This “misalignment” begs two important questions.

To whom are students turning when they need help?

In our interviews, we ask students specifically to whom they turn when they need help with a problem. Students respond that they rely on a number of people on and off campus, mainly their peers (and peer advisors, including peer residential advisors), college and university staff members (e.g. those who deal explicitly with student life issues), and their parents. Perhaps because of the influx of technology, apps, and social media, students (including those at residential campuses) still ask their parents for help—even regarding course selection and decisions about their major. One high-level administrator at a public state university told us that at course registration, when students don’t get their first choices, they immediately call their parents (on their smart phones) to discuss other options. Students frequently identify faculty members as “influencers,” but mostly for a particular course that sparked an interest or a teaching style that was enjoyable and/or effective; rarely is a faculty member cited as an “advisor” or “mentor.”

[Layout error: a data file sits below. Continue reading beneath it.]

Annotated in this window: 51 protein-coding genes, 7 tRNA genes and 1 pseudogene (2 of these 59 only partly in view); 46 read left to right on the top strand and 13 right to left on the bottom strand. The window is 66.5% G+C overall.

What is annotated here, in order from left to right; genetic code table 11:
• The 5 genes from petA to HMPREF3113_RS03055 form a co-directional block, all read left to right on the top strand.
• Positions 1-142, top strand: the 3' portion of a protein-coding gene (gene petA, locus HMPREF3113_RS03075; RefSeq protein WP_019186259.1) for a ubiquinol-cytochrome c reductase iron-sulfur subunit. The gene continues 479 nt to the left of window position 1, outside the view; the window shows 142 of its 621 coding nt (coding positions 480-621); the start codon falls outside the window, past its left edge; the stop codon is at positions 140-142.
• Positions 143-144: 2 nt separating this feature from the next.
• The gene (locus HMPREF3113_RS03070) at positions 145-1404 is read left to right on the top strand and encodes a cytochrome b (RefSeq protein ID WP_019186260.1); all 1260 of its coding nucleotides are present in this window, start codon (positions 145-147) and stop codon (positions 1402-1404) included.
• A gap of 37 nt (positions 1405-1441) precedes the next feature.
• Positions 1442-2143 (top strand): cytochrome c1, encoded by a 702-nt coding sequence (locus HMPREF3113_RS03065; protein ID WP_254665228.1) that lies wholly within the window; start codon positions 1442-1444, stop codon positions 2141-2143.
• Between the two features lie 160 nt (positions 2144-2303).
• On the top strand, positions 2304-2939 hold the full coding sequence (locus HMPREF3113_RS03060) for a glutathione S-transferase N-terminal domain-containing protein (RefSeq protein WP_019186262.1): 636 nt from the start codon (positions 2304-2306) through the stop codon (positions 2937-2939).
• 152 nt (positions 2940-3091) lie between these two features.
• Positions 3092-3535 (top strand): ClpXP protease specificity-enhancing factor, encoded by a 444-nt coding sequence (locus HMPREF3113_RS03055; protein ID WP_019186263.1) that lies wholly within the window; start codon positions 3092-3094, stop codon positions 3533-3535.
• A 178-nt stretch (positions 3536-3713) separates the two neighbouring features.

What kind of help do students want?

For the most part, students indicate that they seek help on personal and inter-personal issues with which they struggle. It becomes clear, then, why many students turn to peers, to family members, and to those adults on-campus who are specifically trained to help young people with such problems, including mental health counselors. Students often seek curricular advice, but it is usually in terms of how to satisfy requirements (for both the general curriculum and the respective majors or programs).

In both cases, faculty may be unable to help students.